Sport Cricket England deny Australia in women’s Ashes Test

England deny Australia in women’s Ashes Test

Amanda Wellington
Amanda Wellington celebrates a wicket for Australia but England managed to salvage a draw. Photo: AAP
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Australia remains one win away from wrapping up the women’s Ashes after England’s stoic top order held out for a draw in the historic pink-ball Test.

After starting the day trailing by 120 runs with 10 wickets in hand, the visitors resisted Australia’s attempts to take an unassailable series lead as they batted out the final evening to 2-206 when both captain’s agreed to end play.

The result kept England in the multi-formatted Ashes, but with Australia leading 6-4 on points the visitors will need to win all three Twenty20s to wrest back the urn from Australian hands.

After Ellyse Perry’s Australian record of 213 not out batted the English out of the match on Saturday, captain Heather Knight led England’s resistance.

The 26-year-old batted four hours for her plucky 79, while Georgia Elwiss also faced 190 deliveries for her 41 in the 117-run stand.

Both teams struggled to take wickets in the daylight hours across the Test, as the abrasive North Sydney Oval pitch made it difficult for bowlers to get much out of the pink ball once the shine was gone.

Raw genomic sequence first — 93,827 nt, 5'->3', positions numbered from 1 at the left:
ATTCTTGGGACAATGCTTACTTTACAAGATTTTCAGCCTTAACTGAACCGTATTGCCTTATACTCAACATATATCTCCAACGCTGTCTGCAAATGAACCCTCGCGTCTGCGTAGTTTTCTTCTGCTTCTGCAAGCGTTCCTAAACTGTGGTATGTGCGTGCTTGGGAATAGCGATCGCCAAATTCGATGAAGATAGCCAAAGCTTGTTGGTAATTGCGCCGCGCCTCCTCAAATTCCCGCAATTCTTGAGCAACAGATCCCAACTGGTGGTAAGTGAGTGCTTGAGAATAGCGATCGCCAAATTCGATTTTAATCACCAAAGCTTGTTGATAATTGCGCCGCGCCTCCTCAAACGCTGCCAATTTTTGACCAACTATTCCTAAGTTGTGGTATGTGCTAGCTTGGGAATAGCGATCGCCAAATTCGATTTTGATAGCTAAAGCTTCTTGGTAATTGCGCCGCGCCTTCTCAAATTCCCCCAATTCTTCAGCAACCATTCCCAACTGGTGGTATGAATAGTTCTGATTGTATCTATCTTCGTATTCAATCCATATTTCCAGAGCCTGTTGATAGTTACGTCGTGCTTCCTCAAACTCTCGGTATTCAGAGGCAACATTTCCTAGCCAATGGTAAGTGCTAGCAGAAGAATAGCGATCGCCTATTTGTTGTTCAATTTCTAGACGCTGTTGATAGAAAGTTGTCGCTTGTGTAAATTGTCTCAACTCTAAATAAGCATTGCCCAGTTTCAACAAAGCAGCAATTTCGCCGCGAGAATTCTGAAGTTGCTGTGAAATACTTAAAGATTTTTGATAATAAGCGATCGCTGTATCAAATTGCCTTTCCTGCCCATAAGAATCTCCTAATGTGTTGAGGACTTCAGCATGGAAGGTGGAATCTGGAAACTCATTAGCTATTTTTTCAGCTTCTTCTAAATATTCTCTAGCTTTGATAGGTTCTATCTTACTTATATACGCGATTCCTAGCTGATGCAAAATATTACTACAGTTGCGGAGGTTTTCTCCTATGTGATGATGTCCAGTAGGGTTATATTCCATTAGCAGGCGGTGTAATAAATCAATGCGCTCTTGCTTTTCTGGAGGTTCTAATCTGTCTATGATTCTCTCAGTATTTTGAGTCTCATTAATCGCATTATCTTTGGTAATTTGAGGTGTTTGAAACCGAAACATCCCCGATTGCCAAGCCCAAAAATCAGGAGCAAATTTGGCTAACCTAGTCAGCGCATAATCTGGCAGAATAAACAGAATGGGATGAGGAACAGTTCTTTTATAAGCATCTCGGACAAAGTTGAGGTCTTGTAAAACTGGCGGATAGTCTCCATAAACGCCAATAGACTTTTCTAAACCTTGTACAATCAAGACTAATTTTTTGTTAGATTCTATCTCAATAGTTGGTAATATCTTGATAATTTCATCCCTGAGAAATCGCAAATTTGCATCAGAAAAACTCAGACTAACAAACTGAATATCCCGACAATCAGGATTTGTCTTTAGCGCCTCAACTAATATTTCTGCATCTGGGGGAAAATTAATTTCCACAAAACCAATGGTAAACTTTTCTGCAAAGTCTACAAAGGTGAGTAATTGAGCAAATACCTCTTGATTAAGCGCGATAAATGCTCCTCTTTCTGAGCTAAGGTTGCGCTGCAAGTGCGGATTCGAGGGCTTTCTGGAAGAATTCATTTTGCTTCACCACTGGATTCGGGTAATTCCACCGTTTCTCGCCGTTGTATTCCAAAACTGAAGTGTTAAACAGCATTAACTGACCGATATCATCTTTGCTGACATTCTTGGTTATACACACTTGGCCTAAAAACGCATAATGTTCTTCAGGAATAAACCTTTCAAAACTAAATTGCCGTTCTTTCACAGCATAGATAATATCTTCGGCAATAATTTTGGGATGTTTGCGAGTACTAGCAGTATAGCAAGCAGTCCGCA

Only debutantes Amanda Wellington and Tahlia McGrath were able to strike on the final day at North Sydney Oval, as they gave Australia a sniff in the first session when they removed openers Tammy Beaumont and Lauren Winfield (34).

Wellington’s dismissal of Beaumont for 37 came from the perfect legspinner’s delivery that spun past the edge of the bat to take the top of off-stump.

Despite their relief of saving the match on Sunday, the draw would be viewed as a missed opportunity for England which was all over Australia midway through the second day.

After it scored 280 in its first innings, it had Australia at 3-61 and 4-95 on the second day before Perry’s maiden century changed the game.

Her knock was the third highest in the history of the women’s Test cricket, the best score made in Australia as well as the biggest unbeaten knock.

It allowed Australia to declare at 9-448 – the third-highest score in the team’s history – late on Saturday night, but its hopes of winning the Test were severely dented when it failed to get a breakthrough with the new pink ball under lights.

Regardless though, the Test will be considered a success after an Australian record of 12,674 fans turned out across the four days.